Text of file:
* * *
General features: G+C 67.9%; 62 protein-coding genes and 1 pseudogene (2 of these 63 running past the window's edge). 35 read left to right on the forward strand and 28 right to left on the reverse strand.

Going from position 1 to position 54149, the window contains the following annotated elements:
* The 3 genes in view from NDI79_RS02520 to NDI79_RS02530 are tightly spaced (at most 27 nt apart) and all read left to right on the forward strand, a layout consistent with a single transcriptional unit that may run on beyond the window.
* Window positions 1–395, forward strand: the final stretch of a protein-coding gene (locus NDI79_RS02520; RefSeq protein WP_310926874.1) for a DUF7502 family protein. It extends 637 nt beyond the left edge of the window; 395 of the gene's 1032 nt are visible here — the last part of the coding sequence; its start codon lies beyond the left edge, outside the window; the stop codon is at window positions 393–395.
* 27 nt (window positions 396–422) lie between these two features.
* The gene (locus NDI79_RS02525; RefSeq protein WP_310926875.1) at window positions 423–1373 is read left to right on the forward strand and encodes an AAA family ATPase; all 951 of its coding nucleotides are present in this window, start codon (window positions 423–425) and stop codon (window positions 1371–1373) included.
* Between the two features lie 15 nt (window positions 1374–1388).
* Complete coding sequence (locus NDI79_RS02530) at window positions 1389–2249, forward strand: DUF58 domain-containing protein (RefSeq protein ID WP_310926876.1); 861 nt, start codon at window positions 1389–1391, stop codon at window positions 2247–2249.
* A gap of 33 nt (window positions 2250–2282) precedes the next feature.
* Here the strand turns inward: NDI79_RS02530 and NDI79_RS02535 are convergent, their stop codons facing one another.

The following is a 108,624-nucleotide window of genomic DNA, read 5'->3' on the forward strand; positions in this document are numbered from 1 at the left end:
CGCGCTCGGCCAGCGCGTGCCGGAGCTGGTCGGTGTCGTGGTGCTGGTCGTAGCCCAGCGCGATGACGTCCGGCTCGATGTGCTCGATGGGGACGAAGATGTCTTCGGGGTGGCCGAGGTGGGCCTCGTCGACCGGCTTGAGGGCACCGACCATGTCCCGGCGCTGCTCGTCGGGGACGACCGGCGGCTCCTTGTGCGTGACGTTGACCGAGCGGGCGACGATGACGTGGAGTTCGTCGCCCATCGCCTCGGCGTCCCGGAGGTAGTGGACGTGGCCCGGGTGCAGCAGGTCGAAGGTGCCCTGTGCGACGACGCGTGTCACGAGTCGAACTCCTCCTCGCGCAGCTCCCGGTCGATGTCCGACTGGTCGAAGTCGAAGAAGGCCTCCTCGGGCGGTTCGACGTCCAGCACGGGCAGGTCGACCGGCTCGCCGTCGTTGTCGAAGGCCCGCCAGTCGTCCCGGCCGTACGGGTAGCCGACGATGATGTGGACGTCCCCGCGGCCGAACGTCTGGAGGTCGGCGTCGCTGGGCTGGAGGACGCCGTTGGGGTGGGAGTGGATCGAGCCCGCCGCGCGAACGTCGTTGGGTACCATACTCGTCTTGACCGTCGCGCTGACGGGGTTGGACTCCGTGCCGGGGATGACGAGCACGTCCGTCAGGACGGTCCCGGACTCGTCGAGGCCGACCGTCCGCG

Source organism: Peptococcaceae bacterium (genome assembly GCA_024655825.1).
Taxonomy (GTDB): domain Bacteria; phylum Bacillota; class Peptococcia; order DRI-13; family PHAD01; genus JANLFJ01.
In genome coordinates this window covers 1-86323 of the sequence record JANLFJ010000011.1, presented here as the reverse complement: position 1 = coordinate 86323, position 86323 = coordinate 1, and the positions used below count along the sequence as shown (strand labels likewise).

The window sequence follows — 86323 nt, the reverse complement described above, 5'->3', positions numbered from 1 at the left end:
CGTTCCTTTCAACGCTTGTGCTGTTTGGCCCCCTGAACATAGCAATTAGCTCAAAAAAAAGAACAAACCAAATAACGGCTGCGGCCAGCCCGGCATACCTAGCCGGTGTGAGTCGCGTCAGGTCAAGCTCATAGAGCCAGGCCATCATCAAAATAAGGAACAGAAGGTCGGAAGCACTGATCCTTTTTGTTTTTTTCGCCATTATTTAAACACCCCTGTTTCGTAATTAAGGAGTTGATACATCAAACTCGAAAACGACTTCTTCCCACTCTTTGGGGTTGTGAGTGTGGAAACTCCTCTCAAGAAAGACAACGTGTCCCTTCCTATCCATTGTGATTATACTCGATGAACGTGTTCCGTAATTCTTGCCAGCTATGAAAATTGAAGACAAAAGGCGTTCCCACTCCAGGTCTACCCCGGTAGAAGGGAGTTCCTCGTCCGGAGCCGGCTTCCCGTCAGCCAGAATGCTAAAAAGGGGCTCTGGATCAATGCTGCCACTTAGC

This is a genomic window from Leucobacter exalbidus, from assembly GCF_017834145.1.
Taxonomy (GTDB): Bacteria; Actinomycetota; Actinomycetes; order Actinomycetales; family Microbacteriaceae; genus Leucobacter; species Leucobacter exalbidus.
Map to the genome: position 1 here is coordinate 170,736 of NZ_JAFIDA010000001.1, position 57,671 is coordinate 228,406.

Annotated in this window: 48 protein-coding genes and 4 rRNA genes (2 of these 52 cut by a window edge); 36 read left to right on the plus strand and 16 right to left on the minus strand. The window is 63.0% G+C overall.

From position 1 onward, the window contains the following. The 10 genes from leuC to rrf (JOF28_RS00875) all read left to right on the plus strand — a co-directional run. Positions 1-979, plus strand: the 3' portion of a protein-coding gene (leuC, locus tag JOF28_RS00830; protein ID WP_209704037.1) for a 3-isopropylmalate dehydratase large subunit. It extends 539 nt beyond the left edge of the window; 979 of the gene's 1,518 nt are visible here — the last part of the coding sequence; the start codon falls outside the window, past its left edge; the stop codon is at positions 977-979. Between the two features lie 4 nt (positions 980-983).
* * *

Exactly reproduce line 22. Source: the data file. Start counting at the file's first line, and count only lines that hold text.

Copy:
From position 1 onward, the window contains the following. The 10 genes from leuC to rrf (JOF28_RS00875) all read left to right on the plus strand — a co-directional run. Positions 1-979, plus strand: the 3' portion of a protein-coding gene (leuC, locus tag JOF28_RS00830; protein ID WP_209704037.1) for a 3-isopropylmalate dehydratase large subunit. It extends 539 nt beyond the left edge of the window; 979 of the gene's 1,518 nt are visible here — the last part of the coding sequence; the start codon falls outside the window, past its left edge; the stop codon is at positions 977-979. Between the two features lie 4 nt (positions 980-983).